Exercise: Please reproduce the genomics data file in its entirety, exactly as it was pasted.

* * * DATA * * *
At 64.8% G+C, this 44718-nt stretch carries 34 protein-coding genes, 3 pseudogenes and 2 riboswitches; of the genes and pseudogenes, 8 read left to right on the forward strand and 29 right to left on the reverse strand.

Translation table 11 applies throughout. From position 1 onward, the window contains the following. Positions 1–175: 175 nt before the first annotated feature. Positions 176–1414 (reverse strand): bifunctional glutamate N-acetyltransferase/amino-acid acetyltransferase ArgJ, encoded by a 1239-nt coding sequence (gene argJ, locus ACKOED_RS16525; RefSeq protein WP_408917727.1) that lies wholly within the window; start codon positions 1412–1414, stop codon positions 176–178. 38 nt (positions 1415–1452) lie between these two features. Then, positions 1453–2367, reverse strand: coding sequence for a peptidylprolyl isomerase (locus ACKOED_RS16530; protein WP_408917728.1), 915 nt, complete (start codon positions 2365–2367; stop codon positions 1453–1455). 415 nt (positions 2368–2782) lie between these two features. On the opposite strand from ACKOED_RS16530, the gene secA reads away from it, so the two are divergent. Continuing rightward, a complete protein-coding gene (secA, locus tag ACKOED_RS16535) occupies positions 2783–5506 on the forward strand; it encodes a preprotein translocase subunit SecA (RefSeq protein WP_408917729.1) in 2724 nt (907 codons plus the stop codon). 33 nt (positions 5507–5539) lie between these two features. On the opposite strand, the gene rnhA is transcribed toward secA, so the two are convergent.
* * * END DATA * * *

At 64.8% G+C, this 44718-nt stretch carries 34 protein-coding genes, 3 pseudogenes and 2 riboswitches; of the genes and pseudogenes, 8 read left to right on the forward strand and 29 right to left on the reverse strand.

Translation table 11 applies throughout. From position 1 onward, the window contains the following. Positions 1–175: 175 nt before the first annotated feature. Positions 176–1414 (reverse strand): bifunctional glutamate N-acetyltransferase/amino-acid acetyltransferase ArgJ, encoded by a 1239-nt coding sequence (gene argJ, locus ACKOED_RS16525; RefSeq protein WP_408917727.1) that lies wholly within the window; start codon positions 1412–1414, stop codon positions 176–178. 38 nt (positions 1415–1452) lie between these two features. Then, positions 1453–2367, reverse strand: coding sequence for a peptidylprolyl isomerase (locus ACKOED_RS16530; protein WP_408917728.1), 915 nt, complete (start codon positions 2365–2367; stop codon positions 1453–1455). 415 nt (positions 2368–2782) lie between these two features. On the opposite strand from ACKOED_RS16530, the gene secA reads away from it, so the two are divergent. Continuing rightward, a complete protein-coding gene (secA, locus tag ACKOED_RS16535) occupies positions 2783–5506 on the forward strand; it encodes a preprotein translocase subunit SecA (RefSeq protein WP_408917729.1) in 2724 nt (907 codons plus the stop codon). 33 nt (positions 5507–5539) lie between these two features. On the opposite strand, the gene rnhA is transcribed toward secA, so the two are convergent.